Becoming Santa is one of the jolliest, most emotional, poignant depictions of Christmas spirit I have seen.  What does it mean to be a successful Santa to children?  What is the training like? What is the feeling one gets making history in a child’s life–for almost everyone who celebrates Christmas has at least one photo as a child sitting on Santa’s lap?

The camera lingers on  Susan Mesco, the owner of the Santa school Jack attends.  First lesson–to avoid the “k” word–“kids”–for the much more respectful word, “children”.  Those who lapse into saying “kids” have to pay a dime in the “transgression” jar. Jack is charismatic– delightfully and cheerfully interacting with children and putting them at ease with his comforting smile.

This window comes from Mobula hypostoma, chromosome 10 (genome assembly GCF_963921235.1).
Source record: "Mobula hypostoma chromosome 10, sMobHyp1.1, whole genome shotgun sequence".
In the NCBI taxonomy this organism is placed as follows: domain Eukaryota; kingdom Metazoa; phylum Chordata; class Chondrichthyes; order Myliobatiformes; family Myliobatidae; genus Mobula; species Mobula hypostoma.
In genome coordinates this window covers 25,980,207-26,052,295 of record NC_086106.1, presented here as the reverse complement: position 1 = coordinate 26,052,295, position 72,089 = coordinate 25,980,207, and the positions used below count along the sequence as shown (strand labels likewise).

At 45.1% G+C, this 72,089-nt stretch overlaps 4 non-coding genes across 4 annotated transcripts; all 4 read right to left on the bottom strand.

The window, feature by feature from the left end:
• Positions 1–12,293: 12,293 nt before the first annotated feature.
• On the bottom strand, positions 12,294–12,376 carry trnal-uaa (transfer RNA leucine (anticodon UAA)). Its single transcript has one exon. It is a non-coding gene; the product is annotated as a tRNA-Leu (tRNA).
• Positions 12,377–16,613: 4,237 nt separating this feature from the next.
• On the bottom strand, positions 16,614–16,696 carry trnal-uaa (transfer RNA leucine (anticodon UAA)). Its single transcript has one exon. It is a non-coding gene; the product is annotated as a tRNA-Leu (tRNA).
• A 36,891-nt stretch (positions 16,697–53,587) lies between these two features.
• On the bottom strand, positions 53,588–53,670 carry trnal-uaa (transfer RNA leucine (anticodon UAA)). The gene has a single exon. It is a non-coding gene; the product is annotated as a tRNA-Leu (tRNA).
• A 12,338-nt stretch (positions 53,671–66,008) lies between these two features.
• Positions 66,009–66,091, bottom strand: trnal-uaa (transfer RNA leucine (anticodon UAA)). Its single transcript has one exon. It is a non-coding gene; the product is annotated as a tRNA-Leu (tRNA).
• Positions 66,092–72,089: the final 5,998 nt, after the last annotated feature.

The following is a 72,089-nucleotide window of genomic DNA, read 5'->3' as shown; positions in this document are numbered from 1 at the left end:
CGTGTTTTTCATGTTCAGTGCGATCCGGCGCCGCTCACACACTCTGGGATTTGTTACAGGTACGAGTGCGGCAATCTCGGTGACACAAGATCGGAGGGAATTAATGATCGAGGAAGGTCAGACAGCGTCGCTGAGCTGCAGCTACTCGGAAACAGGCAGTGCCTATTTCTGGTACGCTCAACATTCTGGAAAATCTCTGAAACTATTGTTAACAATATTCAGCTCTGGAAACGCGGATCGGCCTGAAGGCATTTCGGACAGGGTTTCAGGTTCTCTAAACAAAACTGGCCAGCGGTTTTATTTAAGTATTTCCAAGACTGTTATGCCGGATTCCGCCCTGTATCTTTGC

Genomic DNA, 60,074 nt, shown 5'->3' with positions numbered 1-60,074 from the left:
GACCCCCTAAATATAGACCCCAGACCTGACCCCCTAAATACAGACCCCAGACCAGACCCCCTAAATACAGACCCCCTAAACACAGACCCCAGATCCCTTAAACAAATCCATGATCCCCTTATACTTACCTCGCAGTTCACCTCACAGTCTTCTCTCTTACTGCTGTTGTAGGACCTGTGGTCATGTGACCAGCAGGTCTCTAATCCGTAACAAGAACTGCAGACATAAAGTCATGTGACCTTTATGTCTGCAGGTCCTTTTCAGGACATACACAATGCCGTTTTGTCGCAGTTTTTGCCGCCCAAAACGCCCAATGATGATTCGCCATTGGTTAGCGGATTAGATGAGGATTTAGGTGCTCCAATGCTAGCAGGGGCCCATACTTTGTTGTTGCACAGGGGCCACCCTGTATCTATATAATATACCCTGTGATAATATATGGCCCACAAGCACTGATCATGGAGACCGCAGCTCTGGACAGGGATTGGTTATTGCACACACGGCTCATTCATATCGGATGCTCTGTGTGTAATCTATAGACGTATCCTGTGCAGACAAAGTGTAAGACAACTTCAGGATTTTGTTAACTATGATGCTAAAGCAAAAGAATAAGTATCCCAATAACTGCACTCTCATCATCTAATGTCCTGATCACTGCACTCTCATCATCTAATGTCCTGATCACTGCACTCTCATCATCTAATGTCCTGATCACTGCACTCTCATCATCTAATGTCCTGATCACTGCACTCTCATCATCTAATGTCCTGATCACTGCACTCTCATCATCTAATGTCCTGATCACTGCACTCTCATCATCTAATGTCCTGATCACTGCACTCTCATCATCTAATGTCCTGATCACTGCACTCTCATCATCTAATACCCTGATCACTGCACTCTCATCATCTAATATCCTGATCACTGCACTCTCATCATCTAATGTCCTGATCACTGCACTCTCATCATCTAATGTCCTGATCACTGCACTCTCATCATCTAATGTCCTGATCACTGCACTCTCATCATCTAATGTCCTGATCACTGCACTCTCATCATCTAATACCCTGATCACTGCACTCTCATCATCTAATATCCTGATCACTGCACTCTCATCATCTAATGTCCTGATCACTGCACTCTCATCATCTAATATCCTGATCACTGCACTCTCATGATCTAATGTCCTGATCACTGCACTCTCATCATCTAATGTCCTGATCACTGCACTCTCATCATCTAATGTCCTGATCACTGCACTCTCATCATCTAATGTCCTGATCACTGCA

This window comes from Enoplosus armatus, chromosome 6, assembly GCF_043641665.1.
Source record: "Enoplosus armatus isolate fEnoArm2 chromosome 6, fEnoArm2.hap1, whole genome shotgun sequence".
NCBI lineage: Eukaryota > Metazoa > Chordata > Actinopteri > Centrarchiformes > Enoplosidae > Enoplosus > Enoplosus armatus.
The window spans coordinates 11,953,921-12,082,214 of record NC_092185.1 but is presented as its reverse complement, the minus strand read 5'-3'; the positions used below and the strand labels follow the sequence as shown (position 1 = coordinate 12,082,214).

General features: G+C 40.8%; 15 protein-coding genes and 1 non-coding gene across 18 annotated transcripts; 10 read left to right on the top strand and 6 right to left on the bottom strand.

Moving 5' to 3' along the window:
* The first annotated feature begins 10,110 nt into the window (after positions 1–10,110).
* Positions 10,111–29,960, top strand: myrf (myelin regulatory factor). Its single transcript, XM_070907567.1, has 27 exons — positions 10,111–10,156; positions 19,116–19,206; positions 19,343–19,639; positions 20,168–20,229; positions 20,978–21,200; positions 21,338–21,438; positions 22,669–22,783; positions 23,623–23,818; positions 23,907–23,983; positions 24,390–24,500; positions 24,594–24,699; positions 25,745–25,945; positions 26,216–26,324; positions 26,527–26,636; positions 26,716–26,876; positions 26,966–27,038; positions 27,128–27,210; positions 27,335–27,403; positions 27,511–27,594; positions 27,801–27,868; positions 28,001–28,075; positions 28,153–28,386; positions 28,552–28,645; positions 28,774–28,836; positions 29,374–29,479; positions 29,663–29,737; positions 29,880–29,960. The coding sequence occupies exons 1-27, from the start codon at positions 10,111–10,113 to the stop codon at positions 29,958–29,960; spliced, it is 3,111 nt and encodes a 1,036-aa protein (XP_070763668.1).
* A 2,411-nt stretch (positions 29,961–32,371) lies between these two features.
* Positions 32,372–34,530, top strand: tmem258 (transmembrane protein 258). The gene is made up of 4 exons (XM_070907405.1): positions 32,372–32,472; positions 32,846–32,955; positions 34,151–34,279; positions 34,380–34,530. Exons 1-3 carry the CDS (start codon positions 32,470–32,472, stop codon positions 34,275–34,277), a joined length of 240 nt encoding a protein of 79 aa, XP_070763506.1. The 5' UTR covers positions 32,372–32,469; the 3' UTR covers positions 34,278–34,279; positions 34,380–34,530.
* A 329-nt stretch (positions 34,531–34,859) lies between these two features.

When I first heard about this movie at the Napa Valley Film Festival, I wasn’t sure if this was going to be one of those cheesy, saccharine Hollywood movies we have to bear with young children who want a movie during the winter break. I hope that “Becoming Santa” ends up being a holiday classic – whether or not you celebrate Christmas–because this movie is an essential narrative of the human spirit and reconnects us with the spirit of generosity and community we all need, starting with the tiniest among us.

Note:  This film does not have a major distributor at the time of this blog post.  You can go to the film’s website at www.becomingsantathemovie.com to see the trailer and read a summary of the story;  order it from Amazon.com; or, watch for repeat performances next year on OWN (The Oprah Winfrey channel).  You can also write the Napa Valley Film Festival and inquire about Jeff Myers’ plans for future distribution.




Napa Valley Film Festival–Is this the next Sundance?